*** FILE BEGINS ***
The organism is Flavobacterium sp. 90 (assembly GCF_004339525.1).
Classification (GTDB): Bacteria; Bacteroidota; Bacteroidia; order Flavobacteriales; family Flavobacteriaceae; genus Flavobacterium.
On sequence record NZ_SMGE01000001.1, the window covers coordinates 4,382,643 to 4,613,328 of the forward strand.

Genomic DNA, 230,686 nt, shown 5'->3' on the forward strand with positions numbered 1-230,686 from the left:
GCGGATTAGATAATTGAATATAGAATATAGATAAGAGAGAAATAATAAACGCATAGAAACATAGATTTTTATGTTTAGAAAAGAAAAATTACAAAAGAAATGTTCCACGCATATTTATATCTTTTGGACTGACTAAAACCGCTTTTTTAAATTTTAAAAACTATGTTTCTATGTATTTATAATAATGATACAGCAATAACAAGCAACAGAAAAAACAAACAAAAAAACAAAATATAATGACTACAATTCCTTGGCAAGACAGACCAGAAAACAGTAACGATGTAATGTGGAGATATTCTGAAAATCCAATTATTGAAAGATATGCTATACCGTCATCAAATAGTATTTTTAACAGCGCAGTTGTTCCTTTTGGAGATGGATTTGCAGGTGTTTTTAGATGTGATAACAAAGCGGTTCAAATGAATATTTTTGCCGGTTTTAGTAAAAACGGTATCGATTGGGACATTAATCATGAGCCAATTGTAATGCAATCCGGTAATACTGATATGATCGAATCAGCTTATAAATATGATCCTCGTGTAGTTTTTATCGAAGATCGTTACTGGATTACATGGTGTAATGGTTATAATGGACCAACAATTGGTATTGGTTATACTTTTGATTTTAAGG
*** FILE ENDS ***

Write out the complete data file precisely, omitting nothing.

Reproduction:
The organism is Flavobacterium sp. 90 (assembly GCF_004339525.1).
Classification (GTDB): Bacteria; Bacteroidota; Bacteroidia; order Flavobacteriales; family Flavobacteriaceae; genus Flavobacterium.
On sequence record NZ_SMGE01000001.1, the window covers coordinates 4,382,643 to 4,613,328 of the forward strand.

Genomic DNA, 230,686 nt, shown 5'->3' on the forward strand with positions numbered 1-230,686 from the left:
GCGGATTAGATAATTGAATATAGAATATAGATAAGAGAGAAATAATAAACGCATAGAAACATAGATTTTTATGTTTAGAAAAGAAAAATTACAAAAGAAATGTTCCACGCATATTTATATCTTTTGGACTGACTAAAACCGCTTTTTTAAATTTTAAAAACTATGTTTCTATGTATTTATAATAATGATACAGCAATAACAAGCAACAGAAAAAACAAACAAAAAAACAAAATATAATGACTACAATTCCTTGGCAAGACAGACCAGAAAACAGTAACGATGTAATGTGGAGATATTCTGAAAATCCAATTATTGAAAGATATGCTATACCGTCATCAAATAGTATTTTTAACAGCGCAGTTGTTCCTTTTGGAGATGGATTTGCAGGTGTTTTTAGATGTGATAACAAAGCGGTTCAAATGAATATTTTTGCCGGTTTTAGTAAAAACGGTATCGATTGGGACATTAATCATGAGCCAATTGTAATGCAATCCGGTAATACTGATATGATCGAATCAGCTTATAAATATGATCCTCGTGTAGTTTTTATCGAAGATCGTTACTGGATTACATGGTGTAATGGTTATAATGGACCAACAATTGGTATTGGTTATACTTTTGATTTTAAGG